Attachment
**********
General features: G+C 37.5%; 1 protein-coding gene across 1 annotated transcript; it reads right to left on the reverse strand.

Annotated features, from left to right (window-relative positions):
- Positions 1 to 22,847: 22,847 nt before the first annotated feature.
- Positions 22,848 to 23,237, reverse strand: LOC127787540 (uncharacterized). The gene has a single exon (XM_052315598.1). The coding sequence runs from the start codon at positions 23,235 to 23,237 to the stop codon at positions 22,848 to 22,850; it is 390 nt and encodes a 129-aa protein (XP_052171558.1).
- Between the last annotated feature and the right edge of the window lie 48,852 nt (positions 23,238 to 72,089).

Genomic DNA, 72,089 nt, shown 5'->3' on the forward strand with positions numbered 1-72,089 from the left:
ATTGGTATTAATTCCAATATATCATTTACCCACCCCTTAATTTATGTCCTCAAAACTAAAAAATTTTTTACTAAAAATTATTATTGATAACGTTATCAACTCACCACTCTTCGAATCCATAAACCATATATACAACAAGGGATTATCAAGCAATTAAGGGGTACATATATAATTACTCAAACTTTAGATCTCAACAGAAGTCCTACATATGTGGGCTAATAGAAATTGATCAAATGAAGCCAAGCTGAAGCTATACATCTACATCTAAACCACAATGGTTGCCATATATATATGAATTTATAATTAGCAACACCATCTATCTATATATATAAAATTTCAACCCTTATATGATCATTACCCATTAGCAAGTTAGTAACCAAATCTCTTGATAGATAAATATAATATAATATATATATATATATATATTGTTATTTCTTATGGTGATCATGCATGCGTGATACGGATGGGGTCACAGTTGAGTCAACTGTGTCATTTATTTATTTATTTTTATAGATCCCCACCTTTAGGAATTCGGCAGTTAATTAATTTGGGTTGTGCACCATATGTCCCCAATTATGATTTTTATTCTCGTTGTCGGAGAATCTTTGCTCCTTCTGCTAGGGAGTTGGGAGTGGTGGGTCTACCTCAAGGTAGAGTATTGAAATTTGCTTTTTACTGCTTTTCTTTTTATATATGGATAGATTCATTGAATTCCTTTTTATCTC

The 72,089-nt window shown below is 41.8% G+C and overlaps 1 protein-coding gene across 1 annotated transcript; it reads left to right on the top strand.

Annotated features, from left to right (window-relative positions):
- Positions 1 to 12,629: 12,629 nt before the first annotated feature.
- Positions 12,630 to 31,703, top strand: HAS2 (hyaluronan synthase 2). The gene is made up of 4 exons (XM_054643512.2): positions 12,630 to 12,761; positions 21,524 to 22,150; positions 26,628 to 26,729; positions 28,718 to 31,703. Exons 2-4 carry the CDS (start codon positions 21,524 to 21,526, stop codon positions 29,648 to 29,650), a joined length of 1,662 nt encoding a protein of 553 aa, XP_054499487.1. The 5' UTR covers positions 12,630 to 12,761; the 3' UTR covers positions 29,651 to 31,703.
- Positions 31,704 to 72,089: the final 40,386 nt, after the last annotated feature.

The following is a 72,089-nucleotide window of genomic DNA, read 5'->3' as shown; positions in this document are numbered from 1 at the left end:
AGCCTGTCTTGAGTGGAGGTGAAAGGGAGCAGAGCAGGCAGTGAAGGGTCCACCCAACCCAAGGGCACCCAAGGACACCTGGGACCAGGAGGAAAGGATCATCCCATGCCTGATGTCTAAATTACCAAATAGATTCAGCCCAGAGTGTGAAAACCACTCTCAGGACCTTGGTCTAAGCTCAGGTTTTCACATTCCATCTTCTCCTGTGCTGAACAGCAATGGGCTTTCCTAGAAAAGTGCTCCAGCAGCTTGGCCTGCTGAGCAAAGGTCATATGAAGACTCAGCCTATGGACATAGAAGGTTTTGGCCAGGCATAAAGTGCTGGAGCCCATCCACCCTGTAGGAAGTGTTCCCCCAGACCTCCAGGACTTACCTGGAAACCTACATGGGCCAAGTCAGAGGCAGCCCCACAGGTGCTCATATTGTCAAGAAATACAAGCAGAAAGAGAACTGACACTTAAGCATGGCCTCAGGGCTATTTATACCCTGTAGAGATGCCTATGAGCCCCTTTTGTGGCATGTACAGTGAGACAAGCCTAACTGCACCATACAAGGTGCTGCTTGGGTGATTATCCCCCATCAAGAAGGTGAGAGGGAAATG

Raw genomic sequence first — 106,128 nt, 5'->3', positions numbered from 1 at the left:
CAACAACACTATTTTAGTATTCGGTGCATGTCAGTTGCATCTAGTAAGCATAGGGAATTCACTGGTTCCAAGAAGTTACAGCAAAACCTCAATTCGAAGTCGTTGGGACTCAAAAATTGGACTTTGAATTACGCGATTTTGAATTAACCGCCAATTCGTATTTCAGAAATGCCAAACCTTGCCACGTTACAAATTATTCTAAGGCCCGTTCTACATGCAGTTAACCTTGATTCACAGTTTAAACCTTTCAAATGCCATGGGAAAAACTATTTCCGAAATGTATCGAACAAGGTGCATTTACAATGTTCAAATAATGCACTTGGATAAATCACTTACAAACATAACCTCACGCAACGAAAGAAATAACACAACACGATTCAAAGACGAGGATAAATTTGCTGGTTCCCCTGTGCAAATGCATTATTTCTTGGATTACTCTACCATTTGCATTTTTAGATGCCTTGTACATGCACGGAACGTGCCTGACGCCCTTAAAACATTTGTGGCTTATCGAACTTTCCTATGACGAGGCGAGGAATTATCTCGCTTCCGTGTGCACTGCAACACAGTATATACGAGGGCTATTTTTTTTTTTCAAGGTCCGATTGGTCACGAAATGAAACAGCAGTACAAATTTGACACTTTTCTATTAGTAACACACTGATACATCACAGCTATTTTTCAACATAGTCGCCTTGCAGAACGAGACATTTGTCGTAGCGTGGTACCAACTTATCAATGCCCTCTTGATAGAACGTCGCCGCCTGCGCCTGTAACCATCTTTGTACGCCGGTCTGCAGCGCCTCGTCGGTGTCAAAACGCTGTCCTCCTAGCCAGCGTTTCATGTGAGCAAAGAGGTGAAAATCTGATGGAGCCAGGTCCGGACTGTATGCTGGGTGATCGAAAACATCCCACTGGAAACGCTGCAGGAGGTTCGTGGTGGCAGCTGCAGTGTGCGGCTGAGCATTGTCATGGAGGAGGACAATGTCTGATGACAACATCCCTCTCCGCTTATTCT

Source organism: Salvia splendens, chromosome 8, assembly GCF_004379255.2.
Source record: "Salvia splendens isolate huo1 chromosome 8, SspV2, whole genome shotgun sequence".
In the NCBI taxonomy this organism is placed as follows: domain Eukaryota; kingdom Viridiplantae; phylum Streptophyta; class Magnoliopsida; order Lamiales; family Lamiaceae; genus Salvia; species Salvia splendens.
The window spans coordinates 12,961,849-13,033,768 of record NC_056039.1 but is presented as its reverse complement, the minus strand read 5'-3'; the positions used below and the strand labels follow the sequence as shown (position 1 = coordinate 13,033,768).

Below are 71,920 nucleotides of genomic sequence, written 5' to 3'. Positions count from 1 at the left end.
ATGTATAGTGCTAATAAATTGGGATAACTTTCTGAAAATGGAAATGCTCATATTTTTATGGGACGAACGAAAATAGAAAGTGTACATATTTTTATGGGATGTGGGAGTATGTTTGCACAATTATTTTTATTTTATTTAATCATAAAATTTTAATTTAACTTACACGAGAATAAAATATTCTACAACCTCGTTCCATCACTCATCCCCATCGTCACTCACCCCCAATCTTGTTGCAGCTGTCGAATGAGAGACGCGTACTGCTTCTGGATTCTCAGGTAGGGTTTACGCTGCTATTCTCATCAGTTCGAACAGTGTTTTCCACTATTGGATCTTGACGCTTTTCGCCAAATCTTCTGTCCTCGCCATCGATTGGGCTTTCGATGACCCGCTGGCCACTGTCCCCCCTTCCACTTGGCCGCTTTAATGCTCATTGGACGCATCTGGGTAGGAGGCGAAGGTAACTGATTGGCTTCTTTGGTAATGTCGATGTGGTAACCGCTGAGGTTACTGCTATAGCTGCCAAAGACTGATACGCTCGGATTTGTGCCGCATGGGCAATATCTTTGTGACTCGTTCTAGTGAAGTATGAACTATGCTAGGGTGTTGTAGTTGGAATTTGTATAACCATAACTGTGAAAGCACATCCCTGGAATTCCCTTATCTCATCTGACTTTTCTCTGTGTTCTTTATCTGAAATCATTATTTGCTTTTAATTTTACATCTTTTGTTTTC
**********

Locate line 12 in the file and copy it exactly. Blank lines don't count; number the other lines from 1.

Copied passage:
- Positions 31,704 to 72,089: the final 40,386 nt, after the last annotated feature.